I wish this were an easy answer, but unfortunately there are countless reasons why people have so much trouble dying. There are a few things that I am fairly certain about and that I have found that resonate with patients and family members. More often than not I find that people really DO have a difficulty with dying. Whether it be fear, denial, anxiety, or just avoidance, there is an underlying difficulty with dying.

Many people aren’t so much afraid of being dead, as they are of dying. I say this with intention, and I offer this to patients, in order to make a distinction. I have read in numerous places that it is best to think of living until we are dead. If we don’t then we could get depressed or think that our life is over as soon as we admit to dying. Think about it this way. “Dying,” an active tense word, is very different from the words like “dead” (adjective) and “be killed” (passive tense). There is no passive tense of “dying.” It is active, and so there for something we DO. It is something we live in, participate in, and include others in. So how do people want to go about their dying time? This is a good question to ask of people and to reflect on ourselves. We don’t just live until we are dead. These are the people who want to go out in their sleep or want to end their lives prematurely. There is no active participation in their dying there.

For many, unlike our ancestors, being around death and dying can be a very foreign experience. It used to be that loved ones would die at home attended to by family members in the upstairs bedroom. Now it is so often in a hospital or nursing home behind closed doors. The announcement comes from the RN or the doctor and the family comes in after a person has died. So many are not familiar with the signs of dying. They think a dying person may be on the road to improvement when they wake from days of sleeping and not eating and want to tell stories. These moments of clarity are often part of the dying process. Dying also is a very personal experience, different for each person, and something that each person can only go through once. If a dying person doesn’t share what it is like with their loved ones, they offer little of help to the next generation when it is their turn. But people are afraid of causing too much hardship to their loved ones by talking about it too much.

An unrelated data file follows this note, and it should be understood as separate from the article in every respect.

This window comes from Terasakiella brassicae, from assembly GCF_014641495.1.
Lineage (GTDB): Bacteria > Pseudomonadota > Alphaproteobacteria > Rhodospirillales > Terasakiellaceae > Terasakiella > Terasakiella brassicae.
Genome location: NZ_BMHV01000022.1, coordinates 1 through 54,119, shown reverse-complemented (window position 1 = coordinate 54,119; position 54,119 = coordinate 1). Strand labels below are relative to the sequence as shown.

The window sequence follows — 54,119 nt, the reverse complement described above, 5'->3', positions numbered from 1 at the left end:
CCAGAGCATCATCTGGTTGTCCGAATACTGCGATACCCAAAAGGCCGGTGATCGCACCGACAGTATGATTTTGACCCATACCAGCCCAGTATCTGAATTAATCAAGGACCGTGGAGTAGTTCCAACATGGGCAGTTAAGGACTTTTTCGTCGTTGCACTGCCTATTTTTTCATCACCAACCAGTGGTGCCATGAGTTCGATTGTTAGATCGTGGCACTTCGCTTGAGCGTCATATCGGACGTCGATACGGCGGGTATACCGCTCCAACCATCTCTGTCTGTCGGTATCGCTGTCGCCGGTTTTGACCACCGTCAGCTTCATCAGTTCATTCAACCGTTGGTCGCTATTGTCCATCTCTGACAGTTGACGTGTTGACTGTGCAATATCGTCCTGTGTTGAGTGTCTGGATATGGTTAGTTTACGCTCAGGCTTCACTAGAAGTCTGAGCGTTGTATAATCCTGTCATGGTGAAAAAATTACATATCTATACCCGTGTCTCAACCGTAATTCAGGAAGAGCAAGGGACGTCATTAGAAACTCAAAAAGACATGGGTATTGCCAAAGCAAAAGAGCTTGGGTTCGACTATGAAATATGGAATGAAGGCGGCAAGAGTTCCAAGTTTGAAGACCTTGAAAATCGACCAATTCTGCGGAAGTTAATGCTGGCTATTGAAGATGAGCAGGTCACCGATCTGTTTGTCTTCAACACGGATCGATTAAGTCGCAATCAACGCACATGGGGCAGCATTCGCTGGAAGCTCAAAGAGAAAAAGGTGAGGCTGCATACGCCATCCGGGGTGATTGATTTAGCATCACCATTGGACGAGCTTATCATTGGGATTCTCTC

Dying in the hospital is very difficult because health care professionals are trained to cure, to heal, and to “fix.” In and of itself, this is not a bad thing at all. But when it comes to dying, there is no “fixing.” I have heard doctors say that having a palliative care team meet with a family is “giving up too early.” I have seen many many times doctors and nurses shy away from using the “D word” with families when the writing was clearly on the wall. Many will say a person who is accepting their dying is “giving up” or someone who is feeling sad about saying good bye is “depressed.” Too, too often do doctors trying treatment after treatment until a patient, who wants to die at home ends up unconscious while still hoping along with their family that they are going to “pull through.” Or a patient holds off  going home on hospice because a doctor or social worker feels trying out rehab first might be good, only to die the next day at the nursing home. I tell patients if they want to be an active participant in their dying experience, join hospice while they still have the capacity to choose for themselves.

If we can just begin to see how much death is a part of life. Dying is not a “bad” thing. It is a beautiful, sacred, natural thing. Not to say it is a “good” thing either. It just is. It is part of what happens to all healthy, mature, and connected to the earth beings. Going from living to dead is going around this natural process. As Stephen Jenkinson wonders, “How connected is someone to their life when they have to be told they are dying?”